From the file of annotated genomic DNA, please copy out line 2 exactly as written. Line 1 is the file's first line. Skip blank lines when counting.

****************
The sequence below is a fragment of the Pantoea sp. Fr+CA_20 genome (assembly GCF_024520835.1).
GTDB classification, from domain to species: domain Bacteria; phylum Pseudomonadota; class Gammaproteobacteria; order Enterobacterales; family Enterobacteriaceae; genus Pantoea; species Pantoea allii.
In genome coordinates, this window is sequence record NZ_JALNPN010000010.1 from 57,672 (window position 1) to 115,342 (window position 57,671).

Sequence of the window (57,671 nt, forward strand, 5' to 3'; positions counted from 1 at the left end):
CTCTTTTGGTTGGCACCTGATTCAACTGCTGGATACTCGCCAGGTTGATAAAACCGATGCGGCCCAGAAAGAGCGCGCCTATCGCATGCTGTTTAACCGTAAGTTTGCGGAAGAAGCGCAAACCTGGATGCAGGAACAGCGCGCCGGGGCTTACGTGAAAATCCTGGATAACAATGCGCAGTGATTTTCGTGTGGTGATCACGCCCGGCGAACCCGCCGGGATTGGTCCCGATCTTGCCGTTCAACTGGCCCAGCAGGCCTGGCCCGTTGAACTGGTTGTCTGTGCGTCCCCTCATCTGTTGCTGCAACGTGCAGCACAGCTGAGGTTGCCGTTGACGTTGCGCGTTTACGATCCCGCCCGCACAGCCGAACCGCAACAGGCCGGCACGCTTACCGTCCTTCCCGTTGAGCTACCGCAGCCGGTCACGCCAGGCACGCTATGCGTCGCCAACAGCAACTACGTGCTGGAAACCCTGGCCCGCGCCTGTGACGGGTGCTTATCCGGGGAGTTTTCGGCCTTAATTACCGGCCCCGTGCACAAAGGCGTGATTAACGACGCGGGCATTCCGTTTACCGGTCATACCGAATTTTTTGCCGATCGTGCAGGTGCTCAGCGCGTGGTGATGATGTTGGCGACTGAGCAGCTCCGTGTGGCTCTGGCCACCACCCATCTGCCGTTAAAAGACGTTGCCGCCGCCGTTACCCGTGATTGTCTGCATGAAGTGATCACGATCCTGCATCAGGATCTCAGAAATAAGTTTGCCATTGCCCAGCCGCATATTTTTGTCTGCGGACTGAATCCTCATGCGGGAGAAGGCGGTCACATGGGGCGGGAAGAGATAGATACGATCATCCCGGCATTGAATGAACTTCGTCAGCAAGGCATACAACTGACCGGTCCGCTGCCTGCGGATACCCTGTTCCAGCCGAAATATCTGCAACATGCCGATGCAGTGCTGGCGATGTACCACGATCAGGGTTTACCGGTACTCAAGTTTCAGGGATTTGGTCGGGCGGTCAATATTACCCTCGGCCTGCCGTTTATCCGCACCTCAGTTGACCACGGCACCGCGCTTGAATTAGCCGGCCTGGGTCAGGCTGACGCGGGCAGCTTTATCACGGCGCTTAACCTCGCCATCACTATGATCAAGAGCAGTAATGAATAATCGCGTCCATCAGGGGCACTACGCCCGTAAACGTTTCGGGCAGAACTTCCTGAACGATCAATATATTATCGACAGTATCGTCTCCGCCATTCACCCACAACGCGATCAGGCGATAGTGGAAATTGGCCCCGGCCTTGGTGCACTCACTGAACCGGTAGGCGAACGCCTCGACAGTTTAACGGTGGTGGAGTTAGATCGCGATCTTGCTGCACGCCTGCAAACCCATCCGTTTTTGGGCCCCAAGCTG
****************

GTDB classification, from domain to species: domain Bacteria; phylum Pseudomonadota; class Gammaproteobacteria; order Enterobacterales; family Enterobacteriaceae; genus Pantoea; species Pantoea allii.